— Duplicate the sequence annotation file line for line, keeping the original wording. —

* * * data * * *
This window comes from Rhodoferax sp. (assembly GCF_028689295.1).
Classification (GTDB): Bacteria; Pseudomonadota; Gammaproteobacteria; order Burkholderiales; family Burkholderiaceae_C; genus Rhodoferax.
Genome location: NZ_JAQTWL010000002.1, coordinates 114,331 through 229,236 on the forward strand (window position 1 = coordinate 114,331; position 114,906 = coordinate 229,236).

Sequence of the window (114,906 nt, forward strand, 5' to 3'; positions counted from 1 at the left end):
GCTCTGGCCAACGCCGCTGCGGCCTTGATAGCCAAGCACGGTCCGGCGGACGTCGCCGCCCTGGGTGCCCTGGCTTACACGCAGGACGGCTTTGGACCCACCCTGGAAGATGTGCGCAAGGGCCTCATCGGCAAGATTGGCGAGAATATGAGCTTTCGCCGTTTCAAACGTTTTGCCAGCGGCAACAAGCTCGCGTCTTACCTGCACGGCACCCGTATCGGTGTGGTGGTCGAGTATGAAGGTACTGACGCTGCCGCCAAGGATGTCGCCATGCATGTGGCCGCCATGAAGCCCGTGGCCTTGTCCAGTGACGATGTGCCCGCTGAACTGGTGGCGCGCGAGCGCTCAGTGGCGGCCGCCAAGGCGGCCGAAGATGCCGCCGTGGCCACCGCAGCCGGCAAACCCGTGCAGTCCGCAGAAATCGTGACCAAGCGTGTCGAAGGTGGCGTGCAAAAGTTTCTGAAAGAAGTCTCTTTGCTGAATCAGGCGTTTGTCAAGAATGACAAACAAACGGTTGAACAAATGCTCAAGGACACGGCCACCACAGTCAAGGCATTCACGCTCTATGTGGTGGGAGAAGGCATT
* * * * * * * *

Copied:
This window comes from Rhodoferax sp. (assembly GCF_028689295.1).
Classification (GTDB): Bacteria; Pseudomonadota; Gammaproteobacteria; order Burkholderiales; family Burkholderiaceae_C; genus Rhodoferax.
Genome location: NZ_JAQTWL010000002.1, coordinates 114,331 through 229,236 on the forward strand (window position 1 = coordinate 114,331; position 114,906 = coordinate 229,236).

Sequence of the window (114,906 nt, forward strand, 5' to 3'; positions counted from 1 at the left end):
GCTCTGGCCAACGCCGCTGCGGCCTTGATAGCCAAGCACGGTCCGGCGGACGTCGCCGCCCTGGGTGCCCTGGCTTACACGCAGGACGGCTTTGGACCCACCCTGGAAGATGTGCGCAAGGGCCTCATCGGCAAGATTGGCGAGAATATGAGCTTTCGCCGTTTCAAACGTTTTGCCAGCGGCAACAAGCTCGCGTCTTACCTGCACGGCACCCGTATCGGTGTGGTGGTCGAGTATGAAGGTACTGACGCTGCCGCCAAGGATGTCGCCATGCATGTGGCCGCCATGAAGCCCGTGGCCTTGTCCAGTGACGATGTGCCCGCTGAACTGGTGGCGCGCGAGCGCTCAGTGGCGGCCGCCAAGGCGGCCGAAGATGCCGCCGTGGCCACCGCAGCCGGCAAACCCGTGCAGTCCGCAGAAATCGTGACCAAGCGTGTCGAAGGTGGCGTGCAAAAGTTTCTGAAAGAAGTCTCTTTGCTGAATCAGGCGTTTGTCAAGAATGACAAACAAACGGTTGAACAAATGCTCAAGGACACGGCCACCACAGTCAAGGCATTCACGCTCTATGTGGTGGGAGAAGGCATT